To achieve the rich sonic complexity and subtlety of Balinese music-without a notational system-requires long hours of rehearsal.
Depending on the orchestra, rehearsals are held as infrequently as once every six months or as often as five days a week. In preparation for an upcoming festival, temple anniversary, or to provide music for a dance troupe, incessant rehearsals take place.
You have an excellent chance of happening upon a gamelan rehearsal, usually after sunset when villagers gather around the 'bale banjar' where the orchestra is kept. Follow your ears-you can't miss the metallic, jangle energy and deep, reverberating gongs. Sit near the musicians so you can feel the power of the music.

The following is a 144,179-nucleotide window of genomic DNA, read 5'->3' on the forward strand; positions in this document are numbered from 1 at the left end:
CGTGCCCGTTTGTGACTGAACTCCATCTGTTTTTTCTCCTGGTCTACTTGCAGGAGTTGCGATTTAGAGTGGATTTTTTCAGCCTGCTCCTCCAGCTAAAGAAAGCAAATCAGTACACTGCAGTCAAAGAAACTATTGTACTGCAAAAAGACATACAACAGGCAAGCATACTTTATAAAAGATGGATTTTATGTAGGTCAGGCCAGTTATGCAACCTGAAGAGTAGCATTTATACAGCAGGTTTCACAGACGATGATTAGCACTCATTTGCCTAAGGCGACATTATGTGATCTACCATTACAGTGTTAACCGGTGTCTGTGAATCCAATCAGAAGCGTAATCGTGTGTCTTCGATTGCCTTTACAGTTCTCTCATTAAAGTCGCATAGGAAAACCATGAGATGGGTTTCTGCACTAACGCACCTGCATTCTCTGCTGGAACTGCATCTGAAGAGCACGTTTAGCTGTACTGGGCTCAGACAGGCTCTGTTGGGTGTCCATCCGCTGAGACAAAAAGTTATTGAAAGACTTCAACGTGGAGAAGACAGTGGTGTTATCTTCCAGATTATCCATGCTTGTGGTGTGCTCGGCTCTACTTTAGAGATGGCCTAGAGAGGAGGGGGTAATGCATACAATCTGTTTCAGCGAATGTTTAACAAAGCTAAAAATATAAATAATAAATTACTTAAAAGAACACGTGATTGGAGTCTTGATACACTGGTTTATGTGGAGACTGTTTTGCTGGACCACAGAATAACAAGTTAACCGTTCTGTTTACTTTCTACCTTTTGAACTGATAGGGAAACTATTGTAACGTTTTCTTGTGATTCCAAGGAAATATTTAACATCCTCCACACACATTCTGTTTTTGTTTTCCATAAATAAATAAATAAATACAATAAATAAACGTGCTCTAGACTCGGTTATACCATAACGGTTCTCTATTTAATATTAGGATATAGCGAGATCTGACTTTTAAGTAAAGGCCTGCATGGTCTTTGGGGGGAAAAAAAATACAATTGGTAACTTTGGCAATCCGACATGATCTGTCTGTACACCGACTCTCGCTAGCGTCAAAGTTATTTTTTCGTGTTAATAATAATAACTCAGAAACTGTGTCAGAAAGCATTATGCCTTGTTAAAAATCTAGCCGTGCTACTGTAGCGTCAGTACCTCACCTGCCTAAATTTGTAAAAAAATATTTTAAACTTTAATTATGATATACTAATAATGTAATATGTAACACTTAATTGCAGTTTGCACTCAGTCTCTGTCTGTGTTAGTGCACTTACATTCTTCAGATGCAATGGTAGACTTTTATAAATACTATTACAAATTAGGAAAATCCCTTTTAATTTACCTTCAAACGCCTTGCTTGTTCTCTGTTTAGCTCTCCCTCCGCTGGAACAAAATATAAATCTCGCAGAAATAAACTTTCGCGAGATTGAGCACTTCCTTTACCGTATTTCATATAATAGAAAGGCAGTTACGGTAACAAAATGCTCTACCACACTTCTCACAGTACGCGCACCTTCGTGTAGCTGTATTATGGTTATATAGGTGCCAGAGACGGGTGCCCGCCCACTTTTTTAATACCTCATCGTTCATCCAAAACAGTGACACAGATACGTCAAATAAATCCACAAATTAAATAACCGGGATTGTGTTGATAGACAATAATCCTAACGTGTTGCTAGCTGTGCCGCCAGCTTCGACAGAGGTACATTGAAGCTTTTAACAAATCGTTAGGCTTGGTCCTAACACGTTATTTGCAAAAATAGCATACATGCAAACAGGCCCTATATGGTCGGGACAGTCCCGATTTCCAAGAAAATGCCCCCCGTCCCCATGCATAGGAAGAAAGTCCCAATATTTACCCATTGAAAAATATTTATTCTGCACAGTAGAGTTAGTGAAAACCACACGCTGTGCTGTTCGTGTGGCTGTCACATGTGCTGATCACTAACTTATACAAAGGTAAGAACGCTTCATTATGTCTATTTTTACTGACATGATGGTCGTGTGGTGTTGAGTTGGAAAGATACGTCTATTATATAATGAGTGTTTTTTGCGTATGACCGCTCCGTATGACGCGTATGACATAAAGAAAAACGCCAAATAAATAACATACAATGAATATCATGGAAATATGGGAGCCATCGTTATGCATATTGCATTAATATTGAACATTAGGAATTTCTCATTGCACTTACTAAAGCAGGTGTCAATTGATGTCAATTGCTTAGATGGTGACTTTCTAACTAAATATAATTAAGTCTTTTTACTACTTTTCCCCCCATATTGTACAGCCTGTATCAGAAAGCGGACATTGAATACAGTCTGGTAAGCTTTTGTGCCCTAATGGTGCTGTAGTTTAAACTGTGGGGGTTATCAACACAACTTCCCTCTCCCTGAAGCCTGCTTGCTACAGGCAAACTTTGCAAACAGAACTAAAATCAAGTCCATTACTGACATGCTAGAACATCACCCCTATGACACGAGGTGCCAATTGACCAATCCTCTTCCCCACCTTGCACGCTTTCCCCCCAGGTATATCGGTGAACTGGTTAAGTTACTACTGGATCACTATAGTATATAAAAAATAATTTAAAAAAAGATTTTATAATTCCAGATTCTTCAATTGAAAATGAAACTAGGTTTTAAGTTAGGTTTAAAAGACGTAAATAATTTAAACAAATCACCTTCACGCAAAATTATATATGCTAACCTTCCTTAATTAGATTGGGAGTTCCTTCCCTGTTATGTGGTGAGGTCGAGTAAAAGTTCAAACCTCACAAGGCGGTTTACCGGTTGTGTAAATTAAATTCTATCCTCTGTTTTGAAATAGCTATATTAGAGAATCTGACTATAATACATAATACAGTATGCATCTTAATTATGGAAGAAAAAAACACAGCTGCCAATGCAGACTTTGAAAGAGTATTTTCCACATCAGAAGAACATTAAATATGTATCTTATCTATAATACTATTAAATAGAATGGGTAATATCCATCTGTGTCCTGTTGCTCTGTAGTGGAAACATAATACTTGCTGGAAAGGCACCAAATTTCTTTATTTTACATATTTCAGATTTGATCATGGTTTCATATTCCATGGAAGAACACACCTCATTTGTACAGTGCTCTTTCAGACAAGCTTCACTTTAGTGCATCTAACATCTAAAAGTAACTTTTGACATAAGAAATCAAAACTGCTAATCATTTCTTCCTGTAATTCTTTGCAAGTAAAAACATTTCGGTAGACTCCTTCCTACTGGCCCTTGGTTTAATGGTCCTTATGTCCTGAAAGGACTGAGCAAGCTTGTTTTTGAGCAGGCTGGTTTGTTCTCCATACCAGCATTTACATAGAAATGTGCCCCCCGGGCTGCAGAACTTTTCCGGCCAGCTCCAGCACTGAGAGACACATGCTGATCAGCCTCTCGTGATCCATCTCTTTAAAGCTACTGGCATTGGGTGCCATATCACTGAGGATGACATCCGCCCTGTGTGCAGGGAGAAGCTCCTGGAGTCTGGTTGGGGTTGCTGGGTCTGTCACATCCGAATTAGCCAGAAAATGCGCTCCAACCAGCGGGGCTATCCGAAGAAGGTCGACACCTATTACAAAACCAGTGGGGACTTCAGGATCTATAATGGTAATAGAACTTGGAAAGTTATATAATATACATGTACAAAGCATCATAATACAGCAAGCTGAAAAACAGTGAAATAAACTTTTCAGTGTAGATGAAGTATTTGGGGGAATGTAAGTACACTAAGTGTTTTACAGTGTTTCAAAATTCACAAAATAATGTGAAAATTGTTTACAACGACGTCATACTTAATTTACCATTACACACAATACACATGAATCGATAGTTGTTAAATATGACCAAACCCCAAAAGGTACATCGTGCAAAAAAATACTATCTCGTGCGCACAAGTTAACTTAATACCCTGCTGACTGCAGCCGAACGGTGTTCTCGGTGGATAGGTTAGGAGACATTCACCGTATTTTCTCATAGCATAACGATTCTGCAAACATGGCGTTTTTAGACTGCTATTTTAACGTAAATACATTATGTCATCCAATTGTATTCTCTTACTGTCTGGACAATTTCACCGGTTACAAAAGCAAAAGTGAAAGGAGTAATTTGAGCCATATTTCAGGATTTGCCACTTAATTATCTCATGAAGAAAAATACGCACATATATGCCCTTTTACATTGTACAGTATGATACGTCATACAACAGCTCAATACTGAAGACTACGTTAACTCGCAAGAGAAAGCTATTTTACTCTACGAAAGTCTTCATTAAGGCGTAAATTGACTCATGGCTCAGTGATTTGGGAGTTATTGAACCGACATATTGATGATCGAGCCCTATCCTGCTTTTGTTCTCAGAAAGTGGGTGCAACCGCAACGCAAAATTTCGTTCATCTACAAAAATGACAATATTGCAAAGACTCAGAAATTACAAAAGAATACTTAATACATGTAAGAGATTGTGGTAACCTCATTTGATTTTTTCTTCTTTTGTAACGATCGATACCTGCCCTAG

Rehearsals are casual, open-air affairs with dogs prancing across the dance floor, old men playing flutes in the background, and babies falling asleep amidst the clashing of drums, gongs, and cymbals.
If not preparing for a performance a musician might even hand over his mallets to a spectator during a session. Entry is free. The instruments remain in the 'bale banjar' for anyone who wishes to practice.
Training starts at a very early age; when the musicians take a break, a mob of little boys descend on the instruments (it's almost impossible to damage them) and start improvising a melody, often quite deftly. They learn the various parts of the composition by imitation.
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